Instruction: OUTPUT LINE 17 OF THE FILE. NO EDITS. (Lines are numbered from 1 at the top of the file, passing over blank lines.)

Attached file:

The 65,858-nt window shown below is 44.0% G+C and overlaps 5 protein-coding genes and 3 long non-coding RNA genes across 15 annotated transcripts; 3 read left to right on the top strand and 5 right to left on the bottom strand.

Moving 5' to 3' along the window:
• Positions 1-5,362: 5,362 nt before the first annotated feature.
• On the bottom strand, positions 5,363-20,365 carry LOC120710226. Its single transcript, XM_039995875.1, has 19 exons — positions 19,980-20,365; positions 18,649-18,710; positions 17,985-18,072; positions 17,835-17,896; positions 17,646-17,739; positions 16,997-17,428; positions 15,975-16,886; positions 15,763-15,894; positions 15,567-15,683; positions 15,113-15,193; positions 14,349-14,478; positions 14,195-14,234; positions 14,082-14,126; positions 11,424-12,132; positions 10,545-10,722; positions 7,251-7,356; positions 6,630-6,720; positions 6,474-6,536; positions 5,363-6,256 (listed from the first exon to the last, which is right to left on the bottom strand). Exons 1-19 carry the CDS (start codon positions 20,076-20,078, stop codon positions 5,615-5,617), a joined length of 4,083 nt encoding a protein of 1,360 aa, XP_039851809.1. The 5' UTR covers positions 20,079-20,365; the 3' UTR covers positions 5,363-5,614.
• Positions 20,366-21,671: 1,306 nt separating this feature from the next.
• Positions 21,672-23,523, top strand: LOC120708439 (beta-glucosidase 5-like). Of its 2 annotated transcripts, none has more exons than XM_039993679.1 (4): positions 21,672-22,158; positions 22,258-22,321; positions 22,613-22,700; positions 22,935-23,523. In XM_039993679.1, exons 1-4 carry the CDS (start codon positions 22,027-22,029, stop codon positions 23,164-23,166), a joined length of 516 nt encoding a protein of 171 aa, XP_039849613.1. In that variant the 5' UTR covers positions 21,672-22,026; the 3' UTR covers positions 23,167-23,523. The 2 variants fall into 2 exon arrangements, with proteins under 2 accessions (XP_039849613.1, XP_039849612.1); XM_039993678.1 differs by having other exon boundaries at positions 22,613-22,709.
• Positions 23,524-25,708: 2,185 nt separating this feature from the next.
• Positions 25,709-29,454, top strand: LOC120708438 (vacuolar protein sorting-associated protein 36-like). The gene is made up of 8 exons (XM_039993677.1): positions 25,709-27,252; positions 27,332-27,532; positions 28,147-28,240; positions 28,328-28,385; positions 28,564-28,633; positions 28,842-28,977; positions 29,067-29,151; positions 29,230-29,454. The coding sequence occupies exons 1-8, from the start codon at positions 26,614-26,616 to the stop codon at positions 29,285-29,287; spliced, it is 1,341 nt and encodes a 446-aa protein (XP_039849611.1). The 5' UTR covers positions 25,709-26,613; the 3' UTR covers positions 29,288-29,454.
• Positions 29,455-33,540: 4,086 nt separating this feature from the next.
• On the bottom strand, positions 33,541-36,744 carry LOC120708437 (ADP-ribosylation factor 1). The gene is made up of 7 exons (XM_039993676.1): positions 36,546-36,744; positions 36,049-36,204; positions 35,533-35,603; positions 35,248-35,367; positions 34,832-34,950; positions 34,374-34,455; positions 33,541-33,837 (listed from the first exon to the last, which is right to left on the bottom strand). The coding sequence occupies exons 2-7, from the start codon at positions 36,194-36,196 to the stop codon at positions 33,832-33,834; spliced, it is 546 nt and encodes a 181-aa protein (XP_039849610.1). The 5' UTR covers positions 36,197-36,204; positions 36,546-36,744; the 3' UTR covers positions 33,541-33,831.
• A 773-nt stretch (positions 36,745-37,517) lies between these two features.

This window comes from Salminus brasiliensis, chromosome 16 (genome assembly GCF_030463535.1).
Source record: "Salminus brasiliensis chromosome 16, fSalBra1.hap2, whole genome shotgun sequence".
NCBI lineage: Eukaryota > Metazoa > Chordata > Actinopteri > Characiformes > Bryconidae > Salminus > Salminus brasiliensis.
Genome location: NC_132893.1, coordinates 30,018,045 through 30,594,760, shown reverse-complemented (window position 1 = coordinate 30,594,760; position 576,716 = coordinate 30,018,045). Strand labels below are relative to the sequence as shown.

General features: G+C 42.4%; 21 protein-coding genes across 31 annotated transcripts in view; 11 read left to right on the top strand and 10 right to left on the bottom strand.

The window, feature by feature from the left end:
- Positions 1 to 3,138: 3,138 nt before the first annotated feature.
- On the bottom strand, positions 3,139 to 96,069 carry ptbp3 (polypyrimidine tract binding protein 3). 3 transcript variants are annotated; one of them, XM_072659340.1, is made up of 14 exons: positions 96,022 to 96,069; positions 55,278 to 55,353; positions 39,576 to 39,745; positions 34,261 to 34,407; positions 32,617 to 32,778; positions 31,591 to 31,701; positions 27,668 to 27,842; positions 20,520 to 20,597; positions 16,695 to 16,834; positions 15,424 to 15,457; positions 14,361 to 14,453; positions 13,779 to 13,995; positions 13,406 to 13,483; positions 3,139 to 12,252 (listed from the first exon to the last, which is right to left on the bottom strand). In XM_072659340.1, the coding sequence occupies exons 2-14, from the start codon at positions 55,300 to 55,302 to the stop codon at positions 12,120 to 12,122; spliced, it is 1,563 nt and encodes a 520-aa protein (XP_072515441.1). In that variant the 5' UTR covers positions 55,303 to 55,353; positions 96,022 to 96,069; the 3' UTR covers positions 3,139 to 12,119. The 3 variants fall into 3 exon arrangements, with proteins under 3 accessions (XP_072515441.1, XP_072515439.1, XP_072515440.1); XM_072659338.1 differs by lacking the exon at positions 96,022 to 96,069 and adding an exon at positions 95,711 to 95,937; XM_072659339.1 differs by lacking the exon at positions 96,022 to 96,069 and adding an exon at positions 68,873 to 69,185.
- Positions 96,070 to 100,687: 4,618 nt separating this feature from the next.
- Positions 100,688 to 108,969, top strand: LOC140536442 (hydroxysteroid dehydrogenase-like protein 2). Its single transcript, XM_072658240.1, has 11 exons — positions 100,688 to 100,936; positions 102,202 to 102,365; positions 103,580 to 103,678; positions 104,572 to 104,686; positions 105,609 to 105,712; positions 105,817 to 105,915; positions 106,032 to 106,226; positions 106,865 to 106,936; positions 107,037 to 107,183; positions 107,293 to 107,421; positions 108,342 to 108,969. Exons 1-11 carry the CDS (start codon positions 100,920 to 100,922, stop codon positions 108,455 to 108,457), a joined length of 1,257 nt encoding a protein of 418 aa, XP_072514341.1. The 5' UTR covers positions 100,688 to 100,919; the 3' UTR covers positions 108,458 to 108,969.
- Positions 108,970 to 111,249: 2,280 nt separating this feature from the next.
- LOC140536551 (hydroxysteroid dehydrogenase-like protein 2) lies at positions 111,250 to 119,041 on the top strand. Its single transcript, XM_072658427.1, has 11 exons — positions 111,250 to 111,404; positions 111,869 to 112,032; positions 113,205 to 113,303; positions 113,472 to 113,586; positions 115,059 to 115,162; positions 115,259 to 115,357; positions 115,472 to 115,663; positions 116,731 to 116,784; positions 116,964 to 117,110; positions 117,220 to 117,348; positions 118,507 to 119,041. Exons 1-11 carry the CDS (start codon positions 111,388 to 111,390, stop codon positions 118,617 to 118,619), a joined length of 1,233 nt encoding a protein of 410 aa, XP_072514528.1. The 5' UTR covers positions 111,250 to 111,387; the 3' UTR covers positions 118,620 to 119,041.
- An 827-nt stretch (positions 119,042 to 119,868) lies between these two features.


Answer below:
The window, feature by feature from the left end: